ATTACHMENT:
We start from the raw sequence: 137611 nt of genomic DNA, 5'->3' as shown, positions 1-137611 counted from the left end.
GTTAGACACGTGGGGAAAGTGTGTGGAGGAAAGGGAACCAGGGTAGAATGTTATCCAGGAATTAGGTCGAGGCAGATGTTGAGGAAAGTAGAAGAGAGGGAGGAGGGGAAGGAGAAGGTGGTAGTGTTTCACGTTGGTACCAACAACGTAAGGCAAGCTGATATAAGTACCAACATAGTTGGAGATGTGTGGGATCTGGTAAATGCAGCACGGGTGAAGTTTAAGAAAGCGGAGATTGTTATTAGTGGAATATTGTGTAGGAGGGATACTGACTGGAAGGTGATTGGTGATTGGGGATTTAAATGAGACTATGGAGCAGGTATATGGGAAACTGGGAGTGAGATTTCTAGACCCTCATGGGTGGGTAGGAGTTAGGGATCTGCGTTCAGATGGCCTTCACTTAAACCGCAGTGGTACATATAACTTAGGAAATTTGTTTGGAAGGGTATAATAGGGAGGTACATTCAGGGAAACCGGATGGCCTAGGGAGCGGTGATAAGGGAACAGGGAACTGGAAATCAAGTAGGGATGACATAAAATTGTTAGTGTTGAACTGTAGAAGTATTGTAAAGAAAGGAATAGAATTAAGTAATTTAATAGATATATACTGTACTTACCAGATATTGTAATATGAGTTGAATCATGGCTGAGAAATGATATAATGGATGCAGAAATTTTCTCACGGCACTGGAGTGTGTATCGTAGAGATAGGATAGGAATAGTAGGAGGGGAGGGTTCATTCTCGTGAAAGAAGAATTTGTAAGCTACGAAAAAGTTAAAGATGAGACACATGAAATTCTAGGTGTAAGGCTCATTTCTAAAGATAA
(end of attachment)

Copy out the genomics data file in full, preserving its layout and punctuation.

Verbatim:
We start from the raw sequence: 137611 nt of genomic DNA, 5'->3' as shown, positions 1-137611 counted from the left end.
GTTAGACACGTGGGGAAAGTGTGTGGAGGAAAGGGAACCAGGGTAGAATGTTATCCAGGAATTAGGTCGAGGCAGATGTTGAGGAAAGTAGAAGAGAGGGAGGAGGGGAAGGAGAAGGTGGTAGTGTTTCACGTTGGTACCAACAACGTAAGGCAAGCTGATATAAGTACCAACATAGTTGGAGATGTGTGGGATCTGGTAAATGCAGCACGGGTGAAGTTTAAGAAAGCGGAGATTGTTATTAGTGGAATATTGTGTAGGAGGGATACTGACTGGAAGGTGATTGGTGATTGGGGATTTAAATGAGACTATGGAGCAGGTATATGGGAAACTGGGAGTGAGATTTCTAGACCCTCATGGGTGGGTAGGAGTTAGGGATCTGCGTTCAGATGGCCTTCACTTAAACCGCAGTGGTACATATAACTTAGGAAATTTGTTTGGAAGGGTATAATAGGGAGGTACATTCAGGGAAACCGGATGGCCTAGGGAGCGGTGATAAGGGAACAGGGAACTGGAAATCAAGTAGGGATGACATAAAATTGTTAGTGTTGAACTGTAGAAGTATTGTAAAGAAAGGAATAGAATTAAGTAATTTAATAGATATATACTGTACTTACCAGATATTGTAATATGAGTTGAATCATGGCTGAGAAATGATATAATGGATGCAGAAATTTTCTCACGGCACTGGAGTGTGTATCGTAGAGATAGGATAGGAATAGTAGGAGGGGAGGGTTCATTCTCGTGAAAGAAGAATTTGTAAGCTACGAAAAAGTTAAAGATGAGACACATGAAATTCTAGGTGTAAGGCTCATTTCTAAAGATAA